I am so at home in Dublin, more than any other city, that I feel it has always been familiar to me. It took me years to see through its soft charm to its bitter prickly kernel - which I quite like too.


Russian Myths

On Mamayev Kurgan, the hill overlooking Stalingrad – now Volgograd – stands “The Motherland Calls”, an 85-metre-tall statue of a female figure holding a sword aloft. It was built between 1959 and 1967 and is the centrepiece of the “To the heroes of the Battle of Stalingrad” memorial complex. Mamayev Kurgan changed hands many times during the battle, which has itself come to represent the beginning of the end for Nazi Germany. To this day in Russia there is probably no event more symbolic, more mythologised, than the struggle for Stalingrad. Here, so the story goes, the forces of good and evil faced each other, and here humanity prevailed.

In huge granite letters on the walls leading to the complex, a German soldier asks: “Were they immortal, those who attacked us?” Within the complex comes the reply of a Red Army soldier, in gold: “Yes, we were mortal indeed, and few of us survived, but we all carried out our duty before holy Mother Russia.”

The source of the quotation is a wartime article in the Soviet propaganda press by a writer called Vasily Grossman, but the author is not credited anywhere on the monument itself; his work had fallen into official disfavour by the time it was being built. Grossman had been one of the mythologisers of the Soviet war effort but had later become a vehement critic of Stalinism. The post-Stalin Soviet state decried Stalin’s excesses and cult of personality, but it had to keep the criticism limited; free discussion of the Stalinist years would have invited comparisons between the Soviet system and Nazism and would have undermined the presumption that the 1917 Revolution had ushered in a new and glorious era of human development. To question the revolution would have been to question the meaning of the Soviet Union itself and raise the question of why the Russian empire should not have fragmented into nation-states at the end of the First World War, as the Habsburg and Ottoman empires did.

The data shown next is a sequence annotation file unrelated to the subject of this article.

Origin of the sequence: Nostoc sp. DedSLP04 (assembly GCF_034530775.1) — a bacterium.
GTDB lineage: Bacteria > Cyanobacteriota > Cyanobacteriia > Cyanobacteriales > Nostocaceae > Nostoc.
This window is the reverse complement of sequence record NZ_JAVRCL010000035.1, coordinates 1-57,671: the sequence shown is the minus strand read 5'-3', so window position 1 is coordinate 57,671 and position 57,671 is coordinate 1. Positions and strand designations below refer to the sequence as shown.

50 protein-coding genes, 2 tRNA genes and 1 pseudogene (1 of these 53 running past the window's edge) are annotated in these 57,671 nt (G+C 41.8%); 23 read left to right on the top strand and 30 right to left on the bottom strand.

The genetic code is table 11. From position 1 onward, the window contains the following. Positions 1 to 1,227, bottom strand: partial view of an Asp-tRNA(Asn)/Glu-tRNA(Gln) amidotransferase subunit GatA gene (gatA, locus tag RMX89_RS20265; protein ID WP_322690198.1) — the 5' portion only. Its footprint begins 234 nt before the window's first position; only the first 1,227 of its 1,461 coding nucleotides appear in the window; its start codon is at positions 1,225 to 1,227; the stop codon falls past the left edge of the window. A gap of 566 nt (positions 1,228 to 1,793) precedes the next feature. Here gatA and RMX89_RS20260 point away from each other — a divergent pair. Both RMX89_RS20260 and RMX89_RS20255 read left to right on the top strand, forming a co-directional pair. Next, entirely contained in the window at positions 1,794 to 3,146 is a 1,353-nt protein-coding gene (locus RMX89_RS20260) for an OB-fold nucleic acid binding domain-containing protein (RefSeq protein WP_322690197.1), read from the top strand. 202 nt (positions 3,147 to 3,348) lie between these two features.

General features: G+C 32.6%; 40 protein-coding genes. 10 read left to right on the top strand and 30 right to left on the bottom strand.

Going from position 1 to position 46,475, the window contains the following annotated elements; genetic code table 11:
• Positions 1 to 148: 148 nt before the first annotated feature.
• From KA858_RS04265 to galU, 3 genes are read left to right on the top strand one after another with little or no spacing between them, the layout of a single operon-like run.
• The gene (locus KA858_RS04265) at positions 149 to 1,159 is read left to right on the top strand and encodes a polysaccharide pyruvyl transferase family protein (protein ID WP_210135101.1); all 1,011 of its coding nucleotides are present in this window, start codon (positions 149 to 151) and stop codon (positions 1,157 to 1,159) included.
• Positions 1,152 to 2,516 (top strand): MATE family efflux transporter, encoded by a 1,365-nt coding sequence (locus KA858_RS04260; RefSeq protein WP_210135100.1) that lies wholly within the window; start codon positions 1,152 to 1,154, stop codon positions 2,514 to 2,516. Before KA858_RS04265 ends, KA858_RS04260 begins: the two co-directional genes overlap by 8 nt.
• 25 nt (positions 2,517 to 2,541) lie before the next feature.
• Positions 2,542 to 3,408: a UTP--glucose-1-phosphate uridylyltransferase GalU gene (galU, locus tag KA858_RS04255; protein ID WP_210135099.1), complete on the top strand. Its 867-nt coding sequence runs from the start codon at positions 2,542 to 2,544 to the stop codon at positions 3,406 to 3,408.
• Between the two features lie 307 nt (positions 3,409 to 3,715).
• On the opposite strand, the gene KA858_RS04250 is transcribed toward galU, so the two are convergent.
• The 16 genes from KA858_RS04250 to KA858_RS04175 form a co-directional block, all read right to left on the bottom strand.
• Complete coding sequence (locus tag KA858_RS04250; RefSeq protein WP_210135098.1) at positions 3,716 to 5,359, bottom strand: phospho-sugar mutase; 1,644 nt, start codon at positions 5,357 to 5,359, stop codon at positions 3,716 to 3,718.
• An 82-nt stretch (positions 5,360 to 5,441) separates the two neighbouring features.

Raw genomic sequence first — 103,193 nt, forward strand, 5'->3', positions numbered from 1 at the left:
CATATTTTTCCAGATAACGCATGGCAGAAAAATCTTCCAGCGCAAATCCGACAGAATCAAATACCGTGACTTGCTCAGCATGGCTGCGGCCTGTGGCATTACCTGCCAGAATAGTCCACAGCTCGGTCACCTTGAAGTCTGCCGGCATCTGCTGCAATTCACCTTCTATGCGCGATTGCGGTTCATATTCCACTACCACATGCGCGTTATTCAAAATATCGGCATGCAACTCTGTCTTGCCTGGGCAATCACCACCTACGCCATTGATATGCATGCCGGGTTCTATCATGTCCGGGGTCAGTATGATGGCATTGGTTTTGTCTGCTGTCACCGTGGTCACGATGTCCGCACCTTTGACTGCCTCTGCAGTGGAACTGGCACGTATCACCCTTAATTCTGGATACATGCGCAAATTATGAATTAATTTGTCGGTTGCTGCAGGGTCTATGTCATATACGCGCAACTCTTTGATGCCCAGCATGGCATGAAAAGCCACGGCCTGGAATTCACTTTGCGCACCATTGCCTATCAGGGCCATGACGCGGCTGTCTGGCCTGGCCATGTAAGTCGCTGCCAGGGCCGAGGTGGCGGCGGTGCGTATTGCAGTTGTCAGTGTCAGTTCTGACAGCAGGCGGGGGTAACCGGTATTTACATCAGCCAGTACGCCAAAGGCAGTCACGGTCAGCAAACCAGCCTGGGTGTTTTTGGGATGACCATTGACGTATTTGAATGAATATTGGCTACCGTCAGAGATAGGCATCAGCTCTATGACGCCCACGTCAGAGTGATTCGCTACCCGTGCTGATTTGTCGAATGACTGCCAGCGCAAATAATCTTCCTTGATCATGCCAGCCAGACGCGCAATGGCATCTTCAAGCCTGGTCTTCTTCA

Putinism, like Stalinism, draws on a tale of imperial Russian destiny, and requires the existence of a great evil pressing against the motherland’s borders to validate its rule. It is no coincidence that the Ukrainians in 2022 are posited as Nazis. In this seamless Russian-nationalist narrative, that is what they have to be.